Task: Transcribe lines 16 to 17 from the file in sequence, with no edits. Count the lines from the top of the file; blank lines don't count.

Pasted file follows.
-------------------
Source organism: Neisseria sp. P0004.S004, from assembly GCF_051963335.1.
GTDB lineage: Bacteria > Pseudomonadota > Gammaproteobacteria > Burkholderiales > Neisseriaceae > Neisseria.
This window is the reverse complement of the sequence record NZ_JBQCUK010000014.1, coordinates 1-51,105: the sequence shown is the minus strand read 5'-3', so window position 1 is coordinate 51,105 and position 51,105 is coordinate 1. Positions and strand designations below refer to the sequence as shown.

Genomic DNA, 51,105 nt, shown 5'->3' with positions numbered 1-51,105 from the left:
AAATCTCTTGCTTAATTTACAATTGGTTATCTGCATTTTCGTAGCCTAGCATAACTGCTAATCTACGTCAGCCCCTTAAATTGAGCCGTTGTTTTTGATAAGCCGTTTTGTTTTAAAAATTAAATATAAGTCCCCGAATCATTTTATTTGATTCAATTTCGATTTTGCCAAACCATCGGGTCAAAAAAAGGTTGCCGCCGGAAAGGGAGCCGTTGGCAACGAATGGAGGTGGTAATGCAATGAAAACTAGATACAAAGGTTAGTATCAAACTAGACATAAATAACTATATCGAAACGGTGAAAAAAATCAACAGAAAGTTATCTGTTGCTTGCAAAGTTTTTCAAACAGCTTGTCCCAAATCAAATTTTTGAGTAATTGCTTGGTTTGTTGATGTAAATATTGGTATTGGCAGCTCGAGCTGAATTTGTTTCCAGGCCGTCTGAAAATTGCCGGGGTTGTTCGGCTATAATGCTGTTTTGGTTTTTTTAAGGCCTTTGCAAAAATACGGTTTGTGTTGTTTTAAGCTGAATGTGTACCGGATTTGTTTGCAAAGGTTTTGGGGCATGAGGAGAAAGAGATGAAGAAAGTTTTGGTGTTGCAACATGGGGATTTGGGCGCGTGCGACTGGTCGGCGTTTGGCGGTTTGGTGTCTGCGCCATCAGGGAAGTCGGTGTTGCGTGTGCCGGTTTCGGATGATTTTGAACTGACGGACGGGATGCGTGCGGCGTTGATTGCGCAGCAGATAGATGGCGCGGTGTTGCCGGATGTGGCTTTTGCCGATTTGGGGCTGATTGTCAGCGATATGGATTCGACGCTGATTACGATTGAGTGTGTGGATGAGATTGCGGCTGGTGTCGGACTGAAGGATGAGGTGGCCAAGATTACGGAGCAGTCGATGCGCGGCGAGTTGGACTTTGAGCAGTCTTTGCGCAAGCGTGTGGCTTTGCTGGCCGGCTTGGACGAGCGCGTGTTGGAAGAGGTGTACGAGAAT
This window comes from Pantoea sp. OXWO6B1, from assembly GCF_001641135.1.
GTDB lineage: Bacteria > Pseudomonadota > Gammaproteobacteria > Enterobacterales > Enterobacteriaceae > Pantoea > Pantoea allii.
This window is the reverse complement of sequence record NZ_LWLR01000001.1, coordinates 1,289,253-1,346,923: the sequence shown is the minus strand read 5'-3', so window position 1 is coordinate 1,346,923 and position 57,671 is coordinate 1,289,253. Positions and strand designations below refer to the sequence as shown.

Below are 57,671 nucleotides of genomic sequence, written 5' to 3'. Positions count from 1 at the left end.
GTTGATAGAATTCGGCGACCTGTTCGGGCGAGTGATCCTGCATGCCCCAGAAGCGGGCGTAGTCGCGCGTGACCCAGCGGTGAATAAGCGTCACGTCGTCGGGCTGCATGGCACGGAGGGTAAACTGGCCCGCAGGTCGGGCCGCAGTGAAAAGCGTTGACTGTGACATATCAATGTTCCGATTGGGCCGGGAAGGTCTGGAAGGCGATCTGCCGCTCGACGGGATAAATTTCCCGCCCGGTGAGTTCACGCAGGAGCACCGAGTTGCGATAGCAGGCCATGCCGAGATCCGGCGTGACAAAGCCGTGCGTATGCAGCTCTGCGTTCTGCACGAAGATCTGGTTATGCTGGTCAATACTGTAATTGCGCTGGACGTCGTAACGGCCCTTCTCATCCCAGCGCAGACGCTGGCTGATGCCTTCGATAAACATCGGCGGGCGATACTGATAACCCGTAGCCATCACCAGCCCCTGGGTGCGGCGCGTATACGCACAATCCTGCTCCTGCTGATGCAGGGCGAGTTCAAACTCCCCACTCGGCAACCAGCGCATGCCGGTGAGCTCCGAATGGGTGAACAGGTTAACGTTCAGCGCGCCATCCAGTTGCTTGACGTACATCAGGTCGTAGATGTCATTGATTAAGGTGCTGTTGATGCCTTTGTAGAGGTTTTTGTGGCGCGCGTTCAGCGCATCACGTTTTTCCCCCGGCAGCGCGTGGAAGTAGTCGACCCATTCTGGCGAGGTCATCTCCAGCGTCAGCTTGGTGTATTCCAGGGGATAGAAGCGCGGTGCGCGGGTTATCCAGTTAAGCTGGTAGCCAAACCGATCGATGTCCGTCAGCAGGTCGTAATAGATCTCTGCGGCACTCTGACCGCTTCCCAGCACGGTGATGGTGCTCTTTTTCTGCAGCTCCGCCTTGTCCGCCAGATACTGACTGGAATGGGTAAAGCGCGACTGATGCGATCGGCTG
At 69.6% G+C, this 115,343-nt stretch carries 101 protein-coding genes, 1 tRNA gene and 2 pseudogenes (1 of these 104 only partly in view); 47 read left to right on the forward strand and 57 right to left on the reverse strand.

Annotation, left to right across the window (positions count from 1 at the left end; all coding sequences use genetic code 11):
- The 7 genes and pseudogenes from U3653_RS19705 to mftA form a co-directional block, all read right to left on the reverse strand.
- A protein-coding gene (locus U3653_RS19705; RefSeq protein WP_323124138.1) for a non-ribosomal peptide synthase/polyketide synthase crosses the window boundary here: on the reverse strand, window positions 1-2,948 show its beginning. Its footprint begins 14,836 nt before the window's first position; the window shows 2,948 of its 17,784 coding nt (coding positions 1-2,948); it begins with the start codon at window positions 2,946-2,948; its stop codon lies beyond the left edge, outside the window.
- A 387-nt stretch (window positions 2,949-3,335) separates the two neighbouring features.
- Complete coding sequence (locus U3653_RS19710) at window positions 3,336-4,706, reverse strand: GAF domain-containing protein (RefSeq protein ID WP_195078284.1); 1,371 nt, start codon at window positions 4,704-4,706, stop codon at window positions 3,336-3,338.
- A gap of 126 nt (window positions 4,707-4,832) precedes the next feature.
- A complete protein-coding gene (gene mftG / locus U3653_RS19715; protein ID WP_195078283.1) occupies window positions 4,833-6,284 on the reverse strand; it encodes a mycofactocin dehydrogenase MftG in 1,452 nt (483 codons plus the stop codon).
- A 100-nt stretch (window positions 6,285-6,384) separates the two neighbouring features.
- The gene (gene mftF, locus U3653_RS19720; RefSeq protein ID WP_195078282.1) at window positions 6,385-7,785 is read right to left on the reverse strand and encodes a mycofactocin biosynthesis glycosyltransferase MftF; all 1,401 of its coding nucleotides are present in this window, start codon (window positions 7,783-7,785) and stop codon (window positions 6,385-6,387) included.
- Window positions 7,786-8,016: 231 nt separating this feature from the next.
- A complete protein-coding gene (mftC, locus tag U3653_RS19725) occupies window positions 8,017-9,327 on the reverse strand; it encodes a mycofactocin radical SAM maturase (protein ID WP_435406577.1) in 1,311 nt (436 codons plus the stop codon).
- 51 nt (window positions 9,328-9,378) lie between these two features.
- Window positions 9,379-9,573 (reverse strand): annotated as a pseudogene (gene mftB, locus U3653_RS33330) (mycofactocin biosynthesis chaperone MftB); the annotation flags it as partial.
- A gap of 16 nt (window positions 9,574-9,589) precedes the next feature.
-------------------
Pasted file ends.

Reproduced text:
- Complete coding sequence (locus U3653_RS19710) at window positions 3,336-4,706, reverse strand: GAF domain-containing protein (RefSeq protein ID WP_195078284.1); 1,371 nt, start codon at window positions 4,704-4,706, stop codon at window positions 3,336-3,338.
- A gap of 126 nt (window positions 4,707-4,832) precedes the next feature.